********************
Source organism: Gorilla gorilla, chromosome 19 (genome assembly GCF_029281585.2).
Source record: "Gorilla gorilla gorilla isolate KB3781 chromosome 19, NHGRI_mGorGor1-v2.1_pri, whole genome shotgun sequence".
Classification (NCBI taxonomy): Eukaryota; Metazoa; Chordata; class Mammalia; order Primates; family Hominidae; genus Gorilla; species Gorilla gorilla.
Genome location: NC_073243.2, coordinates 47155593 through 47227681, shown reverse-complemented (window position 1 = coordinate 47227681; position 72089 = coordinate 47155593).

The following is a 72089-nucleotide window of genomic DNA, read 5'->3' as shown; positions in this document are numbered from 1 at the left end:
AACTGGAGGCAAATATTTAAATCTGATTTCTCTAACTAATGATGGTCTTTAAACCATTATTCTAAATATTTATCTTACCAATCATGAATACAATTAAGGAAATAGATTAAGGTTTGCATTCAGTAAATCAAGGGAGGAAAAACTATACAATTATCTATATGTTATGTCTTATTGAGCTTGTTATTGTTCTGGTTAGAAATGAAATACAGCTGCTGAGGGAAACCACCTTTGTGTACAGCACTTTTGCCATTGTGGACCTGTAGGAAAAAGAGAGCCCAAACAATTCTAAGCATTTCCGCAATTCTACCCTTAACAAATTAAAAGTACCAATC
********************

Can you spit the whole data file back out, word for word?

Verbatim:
Source organism: Gorilla gorilla, chromosome 19 (genome assembly GCF_029281585.2).
Source record: "Gorilla gorilla gorilla isolate KB3781 chromosome 19, NHGRI_mGorGor1-v2.1_pri, whole genome shotgun sequence".
Classification (NCBI taxonomy): Eukaryota; Metazoa; Chordata; class Mammalia; order Primates; family Hominidae; genus Gorilla; species Gorilla gorilla.
Genome location: NC_073243.2, coordinates 47155593 through 47227681, shown reverse-complemented (window position 1 = coordinate 47227681; position 72089 = coordinate 47155593).

The following is a 72089-nucleotide window of genomic DNA, read 5'->3' as shown; positions in this document are numbered from 1 at the left end:
AACTGGAGGCAAATATTTAAATCTGATTTCTCTAACTAATGATGGTCTTTAAACCATTATTCTAAATATTTATCTTACCAATCATGAATACAATTAAGGAAATAGATTAAGGTTTGCATTCAGTAAATCAAGGGAGGAAAAACTATACAATTATCTATATGTTATGTCTTATTGAGCTTGTTATTGTTCTGGTTAGAAATGAAATACAGCTGCTGAGGGAAACCACCTTTGTGTACAGCACTTTTGCCATTGTGGACCTGTAGGAAAAAGAGAGCCCAAACAATTCTAAGCATTTCCGCAATTCTACCCTTAACAAATTAAAAGTACCAATC